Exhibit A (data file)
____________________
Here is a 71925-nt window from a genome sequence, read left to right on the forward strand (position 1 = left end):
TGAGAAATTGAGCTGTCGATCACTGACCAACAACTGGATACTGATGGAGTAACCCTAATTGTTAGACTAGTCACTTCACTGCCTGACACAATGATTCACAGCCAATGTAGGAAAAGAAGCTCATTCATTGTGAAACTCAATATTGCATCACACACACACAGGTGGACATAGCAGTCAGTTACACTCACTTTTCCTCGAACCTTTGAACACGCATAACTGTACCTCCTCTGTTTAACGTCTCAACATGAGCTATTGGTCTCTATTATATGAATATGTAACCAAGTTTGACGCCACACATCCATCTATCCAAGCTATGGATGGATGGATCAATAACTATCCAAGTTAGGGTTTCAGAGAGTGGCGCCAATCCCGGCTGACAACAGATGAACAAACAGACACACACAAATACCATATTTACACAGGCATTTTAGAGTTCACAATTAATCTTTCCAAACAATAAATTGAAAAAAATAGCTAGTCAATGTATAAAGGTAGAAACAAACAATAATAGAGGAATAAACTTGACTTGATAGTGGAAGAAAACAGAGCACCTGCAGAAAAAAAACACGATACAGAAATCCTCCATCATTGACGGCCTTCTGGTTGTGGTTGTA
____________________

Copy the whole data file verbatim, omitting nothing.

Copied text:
Here is a 71925-nt window from a genome sequence, read left to right on the forward strand (position 1 = left end):
TGAGAAATTGAGCTGTCGATCACTGACCAACAACTGGATACTGATGGAGTAACCCTAATTGTTAGACTAGTCACTTCACTGCCTGACACAATGATTCACAGCCAATGTAGGAAAAGAAGCTCATTCATTGTGAAACTCAATATTGCATCACACACACACAGGTGGACATAGCAGTCAGTTACACTCACTTTTCCTCGAACCTTTGAACACGCATAACTGTACCTCCTCTGTTTAACGTCTCAACATGAGCTATTGGTCTCTATTATATGAATATGTAACCAAGTTTGACGCCACACATCCATCTATCCAAGCTATGGATGGATGGATCAATAACTATCCAAGTTAGGGTTTCAGAGAGTGGCGCCAATCCCGGCTGACAACAGATGAACAAACAGACACACACAAATACCATATTTACACAGGCATTTTAGAGTTCACAATTAATCTTTCCAAACAATAAATTGAAAAAAATAGCTAGTCAATGTATAAAGGTAGAAACAAACAATAATAGAGGAATAAACTTGACTTGATAGTGGAAGAAAACAGAGCACCTGCAGAAAAAAAACACGATACAGAAATCCTCCATCATTGACGGCCTTCTGGTTGTGGTTGTA